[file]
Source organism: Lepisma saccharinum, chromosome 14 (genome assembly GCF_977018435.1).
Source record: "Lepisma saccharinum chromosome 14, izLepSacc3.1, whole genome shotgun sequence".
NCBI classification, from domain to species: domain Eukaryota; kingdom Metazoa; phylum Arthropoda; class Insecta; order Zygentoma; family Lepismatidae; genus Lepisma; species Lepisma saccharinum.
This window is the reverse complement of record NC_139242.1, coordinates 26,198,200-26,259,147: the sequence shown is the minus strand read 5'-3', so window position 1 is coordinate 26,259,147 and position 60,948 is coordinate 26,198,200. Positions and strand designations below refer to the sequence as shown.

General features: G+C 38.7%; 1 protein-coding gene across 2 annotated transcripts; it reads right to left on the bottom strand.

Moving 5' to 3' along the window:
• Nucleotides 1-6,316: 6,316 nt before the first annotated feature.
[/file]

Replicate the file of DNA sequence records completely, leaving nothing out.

Source organism: Lepisma saccharinum, chromosome 14 (genome assembly GCF_977018435.1).
Source record: "Lepisma saccharinum chromosome 14, izLepSacc3.1, whole genome shotgun sequence".
NCBI classification, from domain to species: domain Eukaryota; kingdom Metazoa; phylum Arthropoda; class Insecta; order Zygentoma; family Lepismatidae; genus Lepisma; species Lepisma saccharinum.
This window is the reverse complement of record NC_139242.1, coordinates 26,198,200-26,259,147: the sequence shown is the minus strand read 5'-3', so window position 1 is coordinate 26,259,147 and position 60,948 is coordinate 26,198,200. Positions and strand designations below refer to the sequence as shown.

General features: G+C 38.7%; 1 protein-coding gene across 2 annotated transcripts; it reads right to left on the bottom strand.

Moving 5' to 3' along the window:
• Nucleotides 1-6,316: 6,316 nt before the first annotated feature.